So we created the non-data-driven Alignment Personas superfast (in a couple of meetings), made our best guesses about which ones were more or less likely to actually buy these things on Amazon, and off we went, getting creative about designing an Amazon-appropriate shopping experience for each.
And … it worked.
The teams didn’t flail. There were no “that wasn’t what I asked for” moments in design reviews. We flew fast under the radar and we launched. And what we launched sucked less than everyone expected it to. Other teams started asking how we managed to pull those projects off without major injuries. And we showed them.
Little, specific, precise, ad-hoc, assumption-based personas aligned the interdisciplinary teams provided otherwise missing north stars and a common language. They were there to speak when we wondered which features would be most helpful. They depoliticized. They helped. They may or may not have been somewhat accurate — and it didn’t matter either way. The resulting user experiences made sense, they had internal consistency, and they worked. They were little microcosms within the vastness of Amazon.com: each was “Amazony” in its own ways and unique in its own ways.
Long story long …
The data-driven personas for Amazon.com were never born. But many, many sets of project-specific personas were. The latter were successful. This is why I always recommend that people start with small, under-the-radar persona efforts. See if the process works first (it usually will), and then, you can show personas with some results, like a UI that sucks less than everyone expected. This often creates a pull in your organization. People will come to you and ask you to help them create personas for their projects. And pulls are always vastly more successful than pushes (see my other article for why personas that are thrown over the wall never work).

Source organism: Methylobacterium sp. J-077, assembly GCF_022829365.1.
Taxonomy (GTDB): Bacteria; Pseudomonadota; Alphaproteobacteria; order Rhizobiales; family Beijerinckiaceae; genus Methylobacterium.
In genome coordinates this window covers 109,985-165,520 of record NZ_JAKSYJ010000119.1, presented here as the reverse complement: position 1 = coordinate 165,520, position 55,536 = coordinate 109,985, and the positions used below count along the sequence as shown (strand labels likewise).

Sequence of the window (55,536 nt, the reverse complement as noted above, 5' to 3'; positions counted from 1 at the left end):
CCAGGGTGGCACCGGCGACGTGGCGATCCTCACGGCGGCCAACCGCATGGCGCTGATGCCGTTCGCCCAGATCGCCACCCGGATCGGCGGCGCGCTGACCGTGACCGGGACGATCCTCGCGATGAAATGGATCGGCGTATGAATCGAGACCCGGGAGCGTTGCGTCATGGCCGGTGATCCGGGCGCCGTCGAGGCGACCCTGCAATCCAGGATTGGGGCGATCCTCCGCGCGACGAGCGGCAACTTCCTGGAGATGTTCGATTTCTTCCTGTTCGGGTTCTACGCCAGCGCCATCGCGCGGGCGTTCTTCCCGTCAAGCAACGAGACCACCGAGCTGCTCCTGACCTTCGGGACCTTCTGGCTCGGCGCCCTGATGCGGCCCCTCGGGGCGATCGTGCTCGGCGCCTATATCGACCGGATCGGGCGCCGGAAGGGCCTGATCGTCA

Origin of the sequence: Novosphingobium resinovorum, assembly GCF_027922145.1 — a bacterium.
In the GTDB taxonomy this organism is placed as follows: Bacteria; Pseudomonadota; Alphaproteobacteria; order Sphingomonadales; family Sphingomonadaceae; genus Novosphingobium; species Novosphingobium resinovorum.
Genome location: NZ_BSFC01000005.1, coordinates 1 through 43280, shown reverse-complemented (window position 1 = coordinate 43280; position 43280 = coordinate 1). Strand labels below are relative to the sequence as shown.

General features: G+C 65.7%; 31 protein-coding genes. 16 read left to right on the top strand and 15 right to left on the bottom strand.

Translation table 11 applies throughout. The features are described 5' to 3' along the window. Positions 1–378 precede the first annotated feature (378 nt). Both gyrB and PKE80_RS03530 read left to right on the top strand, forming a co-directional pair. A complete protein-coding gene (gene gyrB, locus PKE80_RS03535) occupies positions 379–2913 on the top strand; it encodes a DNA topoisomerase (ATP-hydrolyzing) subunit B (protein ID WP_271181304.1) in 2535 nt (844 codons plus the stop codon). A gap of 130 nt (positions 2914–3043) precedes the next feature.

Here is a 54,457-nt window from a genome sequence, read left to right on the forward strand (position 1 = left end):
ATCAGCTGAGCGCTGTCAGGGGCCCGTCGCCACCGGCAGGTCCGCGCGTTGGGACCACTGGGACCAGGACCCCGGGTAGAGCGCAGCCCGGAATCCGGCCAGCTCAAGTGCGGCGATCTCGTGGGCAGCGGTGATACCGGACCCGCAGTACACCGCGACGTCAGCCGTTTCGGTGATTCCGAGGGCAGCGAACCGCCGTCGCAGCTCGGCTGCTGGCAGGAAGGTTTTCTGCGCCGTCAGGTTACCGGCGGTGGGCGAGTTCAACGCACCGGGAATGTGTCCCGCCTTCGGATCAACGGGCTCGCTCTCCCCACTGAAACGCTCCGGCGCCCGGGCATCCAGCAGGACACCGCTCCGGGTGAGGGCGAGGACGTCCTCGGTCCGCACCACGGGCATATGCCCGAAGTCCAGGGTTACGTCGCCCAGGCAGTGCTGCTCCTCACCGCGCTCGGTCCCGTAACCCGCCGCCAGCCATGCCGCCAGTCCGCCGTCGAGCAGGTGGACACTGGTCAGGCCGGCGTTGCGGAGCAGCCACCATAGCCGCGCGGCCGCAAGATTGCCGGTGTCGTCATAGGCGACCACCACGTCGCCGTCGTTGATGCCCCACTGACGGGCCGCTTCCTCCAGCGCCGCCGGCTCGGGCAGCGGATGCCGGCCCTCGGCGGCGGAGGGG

I think the magical “alignment” part of Alignment Personas comes the process of creating Alignment Personas together. It’s the journey, not the destination. More on that in a future article on the process.
On the other hand …
There are several exceptions to the big-persona-efforts-never-work argument. For example, the data-driven Windows Vista personas my co-author John Pruitt helped to create for Microsoft in the early 2000s absolutely worked. And I have no idea how he really managed that. I do know he had a lot of money to work with, which never hurts.
Another major exception? The Zillow personas. But they were created long before Zillow was big. In fact, they were created before Zillow was launched.
Please keep sending me questions about personas. I find them inspiring and I’m hankering to keep writing down what I know, one chatty article at a time.